At this point in life we, most of us, have experienced some form of mild disappointment. Whether it be from the boy or girl you found on Tinder that didn’t turn out to be what their profile suggested, when you get to the gym and your favorite treadmill is in use by someone else, or when you risk being late to class to grab a coffee but drop it on the way there, none of us are immune.
So what do we do when we feel crushed by that disappointment?
By hurt, loss, and negative thinking? We have to keep our minds in check and try to lean towards a more positive outlook when that negativity can come crashing down on us.
Step one is to accept that we cannot control the actions of others and understand that there always is a risk when associating yourself closely with any group of people. When we find ourselves hurt or disappointed by the actions of another person, we have to find forgiveness. To feel disappointment in another, especially someone close to us, is a natural part of the friendship cycle. However, strength comes from forgiving our close friends, even our acquaintances, for their hurtful actions and to move on from them.
Step two is to let go of disappointment in ourselves. There is no tougher critic than you. When we assess ourselves we often have the tendency to leave out the aspects that others may find to be the greatest things about ourselves. If you care about something, you should act in a respectable way that still acknowledges your opinions or justifies your reasoning for those feelings. Remember that you are responsible for your decisions and you have to live with the outcome of every situation.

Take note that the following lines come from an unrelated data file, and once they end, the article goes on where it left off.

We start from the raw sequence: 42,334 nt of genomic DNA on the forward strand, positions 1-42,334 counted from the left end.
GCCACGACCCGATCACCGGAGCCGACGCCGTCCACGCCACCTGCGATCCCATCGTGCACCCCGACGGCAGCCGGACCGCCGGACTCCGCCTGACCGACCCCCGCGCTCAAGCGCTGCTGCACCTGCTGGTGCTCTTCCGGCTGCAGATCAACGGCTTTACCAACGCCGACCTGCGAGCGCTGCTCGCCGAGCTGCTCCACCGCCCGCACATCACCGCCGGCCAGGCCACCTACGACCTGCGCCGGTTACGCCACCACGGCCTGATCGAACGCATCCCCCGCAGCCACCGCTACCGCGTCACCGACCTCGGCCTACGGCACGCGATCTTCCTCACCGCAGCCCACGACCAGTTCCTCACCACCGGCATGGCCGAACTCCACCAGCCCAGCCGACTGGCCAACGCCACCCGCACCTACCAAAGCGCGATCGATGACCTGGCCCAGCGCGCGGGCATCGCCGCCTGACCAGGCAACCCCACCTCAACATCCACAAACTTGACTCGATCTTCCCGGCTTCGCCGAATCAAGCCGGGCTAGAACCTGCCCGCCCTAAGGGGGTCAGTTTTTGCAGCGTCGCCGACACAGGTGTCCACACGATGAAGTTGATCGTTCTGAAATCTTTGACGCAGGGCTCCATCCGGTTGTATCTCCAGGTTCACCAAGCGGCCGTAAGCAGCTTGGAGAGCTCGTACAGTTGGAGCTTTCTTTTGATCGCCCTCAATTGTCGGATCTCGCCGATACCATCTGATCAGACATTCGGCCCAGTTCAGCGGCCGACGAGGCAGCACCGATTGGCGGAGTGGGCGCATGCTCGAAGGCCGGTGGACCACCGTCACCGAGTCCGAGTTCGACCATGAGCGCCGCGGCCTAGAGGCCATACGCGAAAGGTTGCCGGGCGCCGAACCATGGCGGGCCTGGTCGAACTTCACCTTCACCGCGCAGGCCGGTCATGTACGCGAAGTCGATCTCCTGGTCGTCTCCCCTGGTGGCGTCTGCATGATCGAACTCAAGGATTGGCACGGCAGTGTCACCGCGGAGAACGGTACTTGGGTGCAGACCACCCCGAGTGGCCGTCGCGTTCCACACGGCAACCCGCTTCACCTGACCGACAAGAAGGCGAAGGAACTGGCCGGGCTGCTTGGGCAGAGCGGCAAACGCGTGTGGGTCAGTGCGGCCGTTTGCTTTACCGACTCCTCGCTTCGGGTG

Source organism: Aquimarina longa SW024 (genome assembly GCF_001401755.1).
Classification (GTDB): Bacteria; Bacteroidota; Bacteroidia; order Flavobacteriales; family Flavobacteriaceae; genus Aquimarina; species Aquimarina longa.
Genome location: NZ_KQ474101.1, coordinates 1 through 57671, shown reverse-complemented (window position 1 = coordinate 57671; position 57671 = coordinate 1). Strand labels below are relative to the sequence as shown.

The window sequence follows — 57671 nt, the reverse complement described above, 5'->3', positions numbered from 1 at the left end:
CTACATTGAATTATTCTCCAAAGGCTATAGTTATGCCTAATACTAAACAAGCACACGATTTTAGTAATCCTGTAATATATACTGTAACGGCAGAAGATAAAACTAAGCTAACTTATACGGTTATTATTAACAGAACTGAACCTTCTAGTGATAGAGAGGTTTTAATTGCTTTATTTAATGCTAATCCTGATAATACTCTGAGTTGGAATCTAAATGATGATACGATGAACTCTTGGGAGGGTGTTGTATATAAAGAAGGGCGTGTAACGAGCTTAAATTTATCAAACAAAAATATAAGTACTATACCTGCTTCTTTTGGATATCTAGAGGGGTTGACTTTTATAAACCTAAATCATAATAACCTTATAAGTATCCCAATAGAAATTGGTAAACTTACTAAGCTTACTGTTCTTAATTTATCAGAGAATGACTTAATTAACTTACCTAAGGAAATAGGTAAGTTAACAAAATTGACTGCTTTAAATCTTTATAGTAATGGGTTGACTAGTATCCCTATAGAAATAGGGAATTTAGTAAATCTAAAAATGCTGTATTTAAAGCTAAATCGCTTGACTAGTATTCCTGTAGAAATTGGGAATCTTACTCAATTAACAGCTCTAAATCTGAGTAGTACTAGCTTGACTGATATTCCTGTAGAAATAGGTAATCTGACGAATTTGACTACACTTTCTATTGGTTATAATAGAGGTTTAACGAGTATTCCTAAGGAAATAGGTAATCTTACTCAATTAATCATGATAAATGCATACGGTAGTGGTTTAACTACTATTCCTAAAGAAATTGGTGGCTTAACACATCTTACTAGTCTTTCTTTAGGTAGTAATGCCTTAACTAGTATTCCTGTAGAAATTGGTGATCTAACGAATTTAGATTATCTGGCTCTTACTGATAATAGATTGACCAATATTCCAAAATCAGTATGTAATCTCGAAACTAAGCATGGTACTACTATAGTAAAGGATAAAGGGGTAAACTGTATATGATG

Step three is to accept the reality of situations. Sometimes when we have a bad thought we can trigger a vicious cycle full of “what if” statements. When we think about the worst possible outcome, we see an exaggerated version of what reality could be. Instead, we should focus on the known realities of the situation. You can’t avoid all stress, because it’s a part of life and it helps you grow. Instead, find ways to help you understand your own feelings and get to the bottom of issues. (Tip: I use pro-con lists or mind maps)
Step four is to find your comfort zone. Do something that makes you feel better, whether it be driving to the nearest body of water to hear the waves, reading a novel for enjoyment, watching your favorite movie, or making yourself your favorite dinner. This serves as a distraction but also can help your brain to slow down and to confront the situation in a familiar and comforting environment.
Step five is to focus on friends and loved ones. Not everyone is going to be your friend and it is important to consider that when confiding in others. Certain social circles can warp that realities of trust and confidence, while close friends value what you have to say, they also will provide honest, even if critical, feedback and they will keep what you confide in them confident . It is important to find the people in your life that will tell you the truth, not just what you need or want to hear, they can provide you with an alternative perspective but also be willing to help you get out of that rut.
You have to get back out there.
I know, I know, it is easier said than done, but the last thing you have to do when you fall is to get back up again. After the mental processing of your situation after a massive heartbreak or disappointment, you have to put yourself back out there. It is scary and it may take a while, but you will find that this mountain that obstructed your path will only be a molehill when you look back on it. Remember to give yourself time to heal but also to push yourself to be you again.
Combatting stress, negative thinking, or anxiety is never easy, but exploring those feelings and understanding those stresses that are at the root of the problem can aid in the recovery process from hurtful or disappointing situations. At the end of the day, we are all going to experience some form of negativity that will feel crushing at the time. We can only do the best we can, trust ourselves and explore our feelings in order to get better at facing whatever life throws at us.
Feature Image via Blaire Cohen.